Even with Bassitt, the A’s rotation just wasn’t strong enough to compete with the top teams in the AL. Bassitt is a very good pitcher, but most would agree that he is not a Tier 1 ace. He’s not Max Scherzer or Walker Buehler or Gerrit Cole. The A’s have lacked a true ace the last few years, and it caught up to them this year.

Scherzer was on the trade market this summer, and he wanted to come to the West Coast, but the A’s don't have the prospects in the farm system to acquire a player of Scherzer’s caliber. The Dodgers did, they brought him to Los Angeles, and he has been dominant ever since arriving after the July 30 MLB trade deadline.

The A’s minor league system is so devoid of coveted prospects that they had to give up talented-but-struggling lefty Jesus Luzardo to get outfielder Starling Marte for two months. 

A’s president Billy Beane and general manager David Forst have proven to be very good at their jobs, but their hands have been tied by a payroll just under $90 million, 21st in MLB, to maintain a contending team.

In addition to Marte, the A’s added Josh Harrison, Yan Gomes and Andrew Chafin at the trade deadline. While all three are good players and filled needs for manager Bob Melvin, they aren’t difference-makers in a pennant race.

Matt Olson has had an MVP-caliber season, setting a career high with 38 (and counting) homers, and it wasn’t enough. Chapman has had an impressive second half of the season and it didn’t move the needle enough. Marte was a shockwave through the lineup, going 23 for his first 23 on stolen base attempts with the team, and even that wasn’t enough.

And things could get even worse this winter. Marte is a free agent and the A’s likely won’t be able to retain him. Olson and Chapman might start to get expensive for the A’s, so do they start exploring trade options for the two cornerstone corner infielders?

The 2021 season might have been the last chance for the A’s to win for a while. There are no reinforcements coming from the minor leagues anytime soon and they are not a franchise that spends on big-time free agents.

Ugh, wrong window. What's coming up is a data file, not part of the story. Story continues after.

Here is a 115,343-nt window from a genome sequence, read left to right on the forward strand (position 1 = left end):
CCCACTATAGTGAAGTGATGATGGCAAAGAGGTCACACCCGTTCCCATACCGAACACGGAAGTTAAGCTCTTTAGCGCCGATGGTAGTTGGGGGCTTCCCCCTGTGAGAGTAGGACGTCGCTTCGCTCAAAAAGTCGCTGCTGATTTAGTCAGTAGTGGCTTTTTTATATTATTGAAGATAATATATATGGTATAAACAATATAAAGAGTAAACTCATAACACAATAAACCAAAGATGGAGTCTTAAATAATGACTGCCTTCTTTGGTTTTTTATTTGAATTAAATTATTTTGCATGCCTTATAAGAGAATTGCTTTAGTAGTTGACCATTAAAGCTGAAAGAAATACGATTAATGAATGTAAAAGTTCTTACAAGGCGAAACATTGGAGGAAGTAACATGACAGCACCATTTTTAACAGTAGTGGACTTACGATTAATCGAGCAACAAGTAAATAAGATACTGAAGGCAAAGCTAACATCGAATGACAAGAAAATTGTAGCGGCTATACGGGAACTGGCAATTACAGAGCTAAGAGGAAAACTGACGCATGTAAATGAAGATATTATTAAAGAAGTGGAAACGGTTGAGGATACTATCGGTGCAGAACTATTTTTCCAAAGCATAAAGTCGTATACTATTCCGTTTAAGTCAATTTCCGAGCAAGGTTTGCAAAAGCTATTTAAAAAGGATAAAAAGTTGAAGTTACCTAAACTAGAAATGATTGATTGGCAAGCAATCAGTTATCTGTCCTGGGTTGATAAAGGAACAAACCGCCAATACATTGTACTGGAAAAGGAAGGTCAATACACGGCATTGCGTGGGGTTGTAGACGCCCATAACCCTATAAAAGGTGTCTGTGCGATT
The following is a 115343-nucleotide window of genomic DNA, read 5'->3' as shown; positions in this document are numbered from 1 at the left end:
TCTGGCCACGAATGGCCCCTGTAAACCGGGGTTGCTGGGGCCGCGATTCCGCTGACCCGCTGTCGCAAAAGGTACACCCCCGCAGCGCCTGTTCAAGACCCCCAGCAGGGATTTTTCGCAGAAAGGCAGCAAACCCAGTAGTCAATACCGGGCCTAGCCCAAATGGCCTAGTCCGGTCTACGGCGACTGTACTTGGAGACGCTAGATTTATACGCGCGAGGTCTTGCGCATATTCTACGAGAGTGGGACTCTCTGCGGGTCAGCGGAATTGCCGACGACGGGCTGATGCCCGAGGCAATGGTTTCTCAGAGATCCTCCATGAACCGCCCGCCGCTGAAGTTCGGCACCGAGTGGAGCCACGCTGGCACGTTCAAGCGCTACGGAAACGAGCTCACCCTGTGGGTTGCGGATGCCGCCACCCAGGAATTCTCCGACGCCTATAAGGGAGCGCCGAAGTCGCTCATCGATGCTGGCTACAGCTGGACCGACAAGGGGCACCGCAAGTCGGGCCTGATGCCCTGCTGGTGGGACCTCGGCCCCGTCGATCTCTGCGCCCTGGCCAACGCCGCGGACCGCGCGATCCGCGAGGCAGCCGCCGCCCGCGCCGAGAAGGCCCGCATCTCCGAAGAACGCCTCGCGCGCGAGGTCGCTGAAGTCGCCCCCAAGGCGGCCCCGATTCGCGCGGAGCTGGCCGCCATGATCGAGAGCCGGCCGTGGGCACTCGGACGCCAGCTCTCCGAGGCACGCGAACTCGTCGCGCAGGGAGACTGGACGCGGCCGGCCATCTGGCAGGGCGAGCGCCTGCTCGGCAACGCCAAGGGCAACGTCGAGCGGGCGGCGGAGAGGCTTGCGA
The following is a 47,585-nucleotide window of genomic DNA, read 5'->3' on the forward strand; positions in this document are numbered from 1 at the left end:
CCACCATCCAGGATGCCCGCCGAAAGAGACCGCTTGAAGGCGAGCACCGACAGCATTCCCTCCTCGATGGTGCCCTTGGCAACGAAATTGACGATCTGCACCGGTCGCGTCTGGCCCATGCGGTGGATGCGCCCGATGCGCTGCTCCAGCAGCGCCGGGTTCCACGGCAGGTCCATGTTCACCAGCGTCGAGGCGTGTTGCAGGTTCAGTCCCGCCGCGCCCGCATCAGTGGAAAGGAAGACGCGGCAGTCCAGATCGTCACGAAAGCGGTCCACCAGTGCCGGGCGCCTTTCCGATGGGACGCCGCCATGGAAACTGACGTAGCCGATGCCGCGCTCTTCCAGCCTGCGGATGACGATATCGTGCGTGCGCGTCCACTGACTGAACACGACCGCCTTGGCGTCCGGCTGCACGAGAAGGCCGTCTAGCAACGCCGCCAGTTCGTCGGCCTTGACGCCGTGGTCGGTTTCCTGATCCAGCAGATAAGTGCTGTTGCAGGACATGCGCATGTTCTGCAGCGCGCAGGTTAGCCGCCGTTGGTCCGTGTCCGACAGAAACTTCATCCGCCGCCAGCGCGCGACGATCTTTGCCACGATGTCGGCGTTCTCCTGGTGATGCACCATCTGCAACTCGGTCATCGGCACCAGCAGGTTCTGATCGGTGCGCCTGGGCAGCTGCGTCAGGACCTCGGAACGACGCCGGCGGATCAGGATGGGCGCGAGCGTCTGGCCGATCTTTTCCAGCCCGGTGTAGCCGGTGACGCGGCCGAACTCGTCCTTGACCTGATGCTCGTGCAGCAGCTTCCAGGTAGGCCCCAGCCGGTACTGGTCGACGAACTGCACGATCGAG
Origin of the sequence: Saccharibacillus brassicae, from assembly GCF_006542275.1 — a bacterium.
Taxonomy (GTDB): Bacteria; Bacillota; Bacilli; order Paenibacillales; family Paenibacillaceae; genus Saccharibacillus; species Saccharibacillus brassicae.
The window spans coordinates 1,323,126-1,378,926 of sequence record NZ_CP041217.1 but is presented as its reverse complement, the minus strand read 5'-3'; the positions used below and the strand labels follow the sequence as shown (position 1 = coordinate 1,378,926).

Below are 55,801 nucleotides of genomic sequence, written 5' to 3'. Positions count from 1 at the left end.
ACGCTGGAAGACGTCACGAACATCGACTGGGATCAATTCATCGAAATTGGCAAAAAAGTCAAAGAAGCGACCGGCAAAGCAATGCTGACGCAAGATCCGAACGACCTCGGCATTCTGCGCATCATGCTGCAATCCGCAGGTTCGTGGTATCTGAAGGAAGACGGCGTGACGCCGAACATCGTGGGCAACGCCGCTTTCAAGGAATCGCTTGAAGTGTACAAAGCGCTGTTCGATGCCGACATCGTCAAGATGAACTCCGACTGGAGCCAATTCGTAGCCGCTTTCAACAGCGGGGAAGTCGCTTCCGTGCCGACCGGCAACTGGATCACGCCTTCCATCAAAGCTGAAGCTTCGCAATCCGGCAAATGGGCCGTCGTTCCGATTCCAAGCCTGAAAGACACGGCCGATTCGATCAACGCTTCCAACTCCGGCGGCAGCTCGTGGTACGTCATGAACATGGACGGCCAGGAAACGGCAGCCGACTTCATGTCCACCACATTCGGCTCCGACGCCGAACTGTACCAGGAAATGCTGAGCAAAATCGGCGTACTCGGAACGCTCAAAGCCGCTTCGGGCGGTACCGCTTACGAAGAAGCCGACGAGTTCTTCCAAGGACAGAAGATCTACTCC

When Baseball America updated their 2021 Organizational Talent rankings on Aug. 16, the A’s were 27th out of 30 MLB teams.

“[2020 first-round draft pick catcher Tyler] Soderstrom has earned rave reviews in his first full season,” Baseball America wrote. “After him, there is little in the A's system the club can confidently count on.”

Aside from Soderstrom, who turns 20 in November, the A’s don’t have much to look forward to from the minor league system. They already traded one 2017 first-round pick, Kevin Merrell, to Kansas City, and the other, Austin Beck, hit .198 this season between High-A and a brief stint with Triple-A Las Vegas.


Their top pick in 2018, Kyler Murray, is an MVP candidate … for the Arizona Cardinals in the NFL. Logan Davidson, their top pick in 2019, has a .620 OPS in 119 games at Double-A this season. Max Muncy, their top pick this year, is just getting his professional career started at the Arizona Complex League and is years away from contributing.

Beane and Forst have a lot of work to do this winter if they intend to turn the A’s back into a playoff team in 2022. The Astros are a machine that will continue to roll with or without Carlos Correa. The Tampa Bay Rays are the model for the A’s, doing more with less, and they don’t appear to be going anywhere anytime soon. The Chicago White Sox look like a juggernaut in the making with a dominant rotation and several young stars.

The Seattle Mariners are building something in the Pacific Northwest and they have a few stud prospects on the way. The New York Yankees, Boston Red Sox and Blue Jays are willing to spend in hefty sums and will be tough to deal with next season.

The A’s cannot bring the same roster back next year and hope for better results. At some point, they have to add talent to the roster, not subtract it. If they can do that this offseason, they have a chance to contend next season. If not, 2022 could end just like 2021: Watching the postseason from home.